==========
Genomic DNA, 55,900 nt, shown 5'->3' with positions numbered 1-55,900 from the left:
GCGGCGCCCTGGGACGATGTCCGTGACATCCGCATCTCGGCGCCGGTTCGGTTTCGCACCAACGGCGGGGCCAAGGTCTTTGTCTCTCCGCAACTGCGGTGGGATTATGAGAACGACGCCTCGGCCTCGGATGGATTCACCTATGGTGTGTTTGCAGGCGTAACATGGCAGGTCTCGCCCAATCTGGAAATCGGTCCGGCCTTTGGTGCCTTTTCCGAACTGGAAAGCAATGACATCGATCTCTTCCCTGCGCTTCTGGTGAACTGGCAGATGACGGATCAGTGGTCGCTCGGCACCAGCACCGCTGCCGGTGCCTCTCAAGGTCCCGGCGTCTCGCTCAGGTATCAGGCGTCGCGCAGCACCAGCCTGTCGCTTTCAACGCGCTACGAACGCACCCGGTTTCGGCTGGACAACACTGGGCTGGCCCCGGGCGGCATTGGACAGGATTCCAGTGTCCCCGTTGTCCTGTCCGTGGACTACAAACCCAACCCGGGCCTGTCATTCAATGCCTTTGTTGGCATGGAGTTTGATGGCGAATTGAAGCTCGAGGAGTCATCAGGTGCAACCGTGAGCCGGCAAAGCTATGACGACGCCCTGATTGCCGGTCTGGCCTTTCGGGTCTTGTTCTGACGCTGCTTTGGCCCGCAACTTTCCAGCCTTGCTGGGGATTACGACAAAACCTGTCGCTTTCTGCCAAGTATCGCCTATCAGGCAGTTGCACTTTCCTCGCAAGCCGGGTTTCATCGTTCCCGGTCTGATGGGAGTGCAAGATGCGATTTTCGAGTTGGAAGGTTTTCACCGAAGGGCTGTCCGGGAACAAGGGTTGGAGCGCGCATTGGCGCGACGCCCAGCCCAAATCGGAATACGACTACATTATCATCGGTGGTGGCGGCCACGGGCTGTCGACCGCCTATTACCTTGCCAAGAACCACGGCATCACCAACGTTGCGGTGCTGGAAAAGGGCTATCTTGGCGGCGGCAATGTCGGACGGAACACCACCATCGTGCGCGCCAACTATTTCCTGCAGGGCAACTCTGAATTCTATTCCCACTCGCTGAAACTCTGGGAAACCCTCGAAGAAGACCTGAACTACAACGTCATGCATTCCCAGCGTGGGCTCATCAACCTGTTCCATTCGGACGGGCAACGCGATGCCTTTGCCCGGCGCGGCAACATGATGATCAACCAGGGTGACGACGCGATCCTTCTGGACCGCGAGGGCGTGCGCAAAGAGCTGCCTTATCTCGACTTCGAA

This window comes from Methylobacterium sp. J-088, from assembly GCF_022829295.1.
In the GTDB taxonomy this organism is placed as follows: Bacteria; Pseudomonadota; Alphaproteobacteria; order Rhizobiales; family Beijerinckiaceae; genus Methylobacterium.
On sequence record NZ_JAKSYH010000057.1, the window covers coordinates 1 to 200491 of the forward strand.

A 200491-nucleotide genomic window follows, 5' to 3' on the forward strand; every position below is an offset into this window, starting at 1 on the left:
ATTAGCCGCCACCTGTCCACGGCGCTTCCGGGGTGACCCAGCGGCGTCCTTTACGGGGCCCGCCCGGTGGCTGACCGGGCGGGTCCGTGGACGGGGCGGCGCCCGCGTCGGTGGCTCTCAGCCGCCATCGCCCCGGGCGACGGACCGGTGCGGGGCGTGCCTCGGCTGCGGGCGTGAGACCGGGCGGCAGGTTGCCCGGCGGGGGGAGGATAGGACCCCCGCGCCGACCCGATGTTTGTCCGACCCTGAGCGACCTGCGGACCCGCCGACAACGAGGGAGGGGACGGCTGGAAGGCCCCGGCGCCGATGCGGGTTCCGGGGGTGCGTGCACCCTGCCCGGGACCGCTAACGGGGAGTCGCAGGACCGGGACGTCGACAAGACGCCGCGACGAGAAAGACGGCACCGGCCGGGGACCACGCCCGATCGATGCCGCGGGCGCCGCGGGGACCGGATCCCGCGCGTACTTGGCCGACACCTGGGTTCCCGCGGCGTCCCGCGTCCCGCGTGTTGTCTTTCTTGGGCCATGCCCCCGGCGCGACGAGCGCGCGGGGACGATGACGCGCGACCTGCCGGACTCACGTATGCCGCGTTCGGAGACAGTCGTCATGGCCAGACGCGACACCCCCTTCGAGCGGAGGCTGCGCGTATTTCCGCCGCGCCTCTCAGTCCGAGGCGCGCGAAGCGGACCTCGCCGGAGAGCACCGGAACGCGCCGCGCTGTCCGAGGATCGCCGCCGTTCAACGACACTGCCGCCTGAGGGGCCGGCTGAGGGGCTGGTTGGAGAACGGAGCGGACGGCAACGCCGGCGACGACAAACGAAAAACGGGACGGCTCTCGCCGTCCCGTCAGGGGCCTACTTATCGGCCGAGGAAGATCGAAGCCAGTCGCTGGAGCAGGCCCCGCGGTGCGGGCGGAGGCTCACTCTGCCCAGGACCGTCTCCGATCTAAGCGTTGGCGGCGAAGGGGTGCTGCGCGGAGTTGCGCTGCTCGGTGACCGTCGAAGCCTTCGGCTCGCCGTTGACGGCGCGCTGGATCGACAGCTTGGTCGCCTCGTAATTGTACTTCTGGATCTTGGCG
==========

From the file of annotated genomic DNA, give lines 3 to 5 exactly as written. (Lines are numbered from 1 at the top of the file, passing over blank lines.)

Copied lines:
This window comes from Methylobacterium sp. J-088, from assembly GCF_022829295.1.
In the GTDB taxonomy this organism is placed as follows: Bacteria; Pseudomonadota; Alphaproteobacteria; order Rhizobiales; family Beijerinckiaceae; genus Methylobacterium.
On sequence record NZ_JAKSYH010000057.1, the window covers coordinates 1 to 200491 of the forward strand.